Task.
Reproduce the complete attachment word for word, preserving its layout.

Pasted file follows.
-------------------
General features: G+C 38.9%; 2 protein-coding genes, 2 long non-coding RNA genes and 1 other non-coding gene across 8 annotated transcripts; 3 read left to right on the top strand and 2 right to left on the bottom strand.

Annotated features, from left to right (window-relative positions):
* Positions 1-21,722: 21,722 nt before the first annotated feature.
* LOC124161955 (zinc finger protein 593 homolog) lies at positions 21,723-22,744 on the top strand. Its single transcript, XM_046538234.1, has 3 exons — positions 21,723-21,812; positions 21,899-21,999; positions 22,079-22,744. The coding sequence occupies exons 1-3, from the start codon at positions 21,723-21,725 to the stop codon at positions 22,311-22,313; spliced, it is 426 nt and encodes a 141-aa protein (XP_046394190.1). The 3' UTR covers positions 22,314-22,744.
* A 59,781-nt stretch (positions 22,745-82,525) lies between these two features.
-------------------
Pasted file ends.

General features: G+C 38.9%; 2 protein-coding genes, 2 long non-coding RNA genes and 1 other non-coding gene across 8 annotated transcripts; 3 read left to right on the top strand and 2 right to left on the bottom strand.

Annotated features, from left to right (window-relative positions):
* Positions 1-21,722: 21,722 nt before the first annotated feature.
* LOC124161955 (zinc finger protein 593 homolog) lies at positions 21,723-22,744 on the top strand. Its single transcript, XM_046538234.1, has 3 exons — positions 21,723-21,812; positions 21,899-21,999; positions 22,079-22,744. The coding sequence occupies exons 1-3, from the start codon at positions 21,723-21,725 to the stop codon at positions 22,311-22,313; spliced, it is 426 nt and encodes a 141-aa protein (XP_046394190.1). The 3' UTR covers positions 22,314-22,744.
* A 59,781-nt stretch (positions 22,745-82,525) lies between these two features.